The bottom line here is that sticky situations come up for most creative entrepreneurs, and selling your services in a “shop-style” setup can make these instances a lot harder to deal with.
Here’s a 4-step sales process that puts YOU in control…
Step 1: Start the process with a questionnaire or inquiry form.
When potential clients fill out a form to express interest in your services, it allows you to gather key information right from the start, so you stay ahead of the game.
Personally, I like using Typeform to do this. For more on how I use Typeform in my business and specifically in my client workflow, check out this post.
On your services page, you can add a button that takes people to a form with questions their business, project, budget, etc. — whatever is relevant to the services you offer!
Step 2: Follow up via email and consider including a Welcome Packet.
Now is your chance to share more details and expectations that can help both you and your potential client determine if you’re the right fit to work together.
A great way to do this is with a Welcome Packet. Here’s a post that will walk you step-by-step through creating one of these for your business.
Step 3: Schedule a quick call to connect.
It never hurts to have one more opportunity to make sure a potential client is a good fit.
Getting on a call also gives you a chance to provide clarity and answer any questions that might have come up for them as they reviewed your follow up email and Welcome Packet.
Step 4: Send an agreement and invoice.
Once you’ve established that the client is a good fit for you, send an agreement (aka a contract) and initial invoice to seal the deal.
If you’re looking for a tool to help you with this final step of invoicing, check out the video below for my review of a new tool for entrepreneurs!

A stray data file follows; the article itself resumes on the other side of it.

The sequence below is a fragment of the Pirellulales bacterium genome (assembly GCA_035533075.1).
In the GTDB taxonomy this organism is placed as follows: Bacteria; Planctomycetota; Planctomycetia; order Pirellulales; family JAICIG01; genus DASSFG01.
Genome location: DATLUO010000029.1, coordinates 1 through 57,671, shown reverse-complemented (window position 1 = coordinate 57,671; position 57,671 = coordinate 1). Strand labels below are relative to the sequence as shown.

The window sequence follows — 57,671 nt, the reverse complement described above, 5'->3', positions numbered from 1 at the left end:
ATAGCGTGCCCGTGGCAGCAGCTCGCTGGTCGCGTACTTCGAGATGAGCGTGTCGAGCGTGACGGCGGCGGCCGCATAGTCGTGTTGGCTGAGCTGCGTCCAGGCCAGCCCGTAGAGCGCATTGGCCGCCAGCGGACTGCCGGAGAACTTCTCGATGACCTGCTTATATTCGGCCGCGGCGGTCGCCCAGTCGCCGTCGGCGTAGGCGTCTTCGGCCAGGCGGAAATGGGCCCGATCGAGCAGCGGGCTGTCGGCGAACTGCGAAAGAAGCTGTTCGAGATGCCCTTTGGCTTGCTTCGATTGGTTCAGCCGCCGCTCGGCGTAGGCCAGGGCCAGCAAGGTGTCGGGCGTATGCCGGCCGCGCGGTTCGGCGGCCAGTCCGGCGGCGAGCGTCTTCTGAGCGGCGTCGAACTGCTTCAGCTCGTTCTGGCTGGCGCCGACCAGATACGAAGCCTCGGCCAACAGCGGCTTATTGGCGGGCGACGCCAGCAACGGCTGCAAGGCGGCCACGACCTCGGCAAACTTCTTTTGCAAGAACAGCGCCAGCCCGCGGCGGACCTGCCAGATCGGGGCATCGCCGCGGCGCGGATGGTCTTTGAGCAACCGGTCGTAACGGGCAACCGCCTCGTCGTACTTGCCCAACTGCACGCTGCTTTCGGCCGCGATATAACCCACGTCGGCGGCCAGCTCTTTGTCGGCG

Need a contract? Grab one from The Contract Shop! (aff. link)
Billy is simple! It has a more modern design than most of their competitors with bright colors and big buttons. Billy also has two user interfaces, one for the business owner with a focus on dashboards, invoices and receipt capture, and the other for your accountant, with a focus on the journal, financial statements, and reconciliations. Best of all, Billy combines the double-entry features of Xero or Quickbooks with the ease-of-use of Freshbooks.
With Billy, you can send quotes to your new clients, and easily convert those quotes into an invoice. Stay on top of your invoices in the dashboard, and if a client is late? Billy can add late fees to your invoices! You can try Billy free for 14 days, if you’re one who likes to test the waters!
No matter how you decide to sell your services, your website is a big factor in helping people decide they want to work with you. Make sure your site stands out so you end up booking more of your ideal clients.
This post does not contain affiliate links, but it is sponsored by Billy. All opinions are honest and are my own.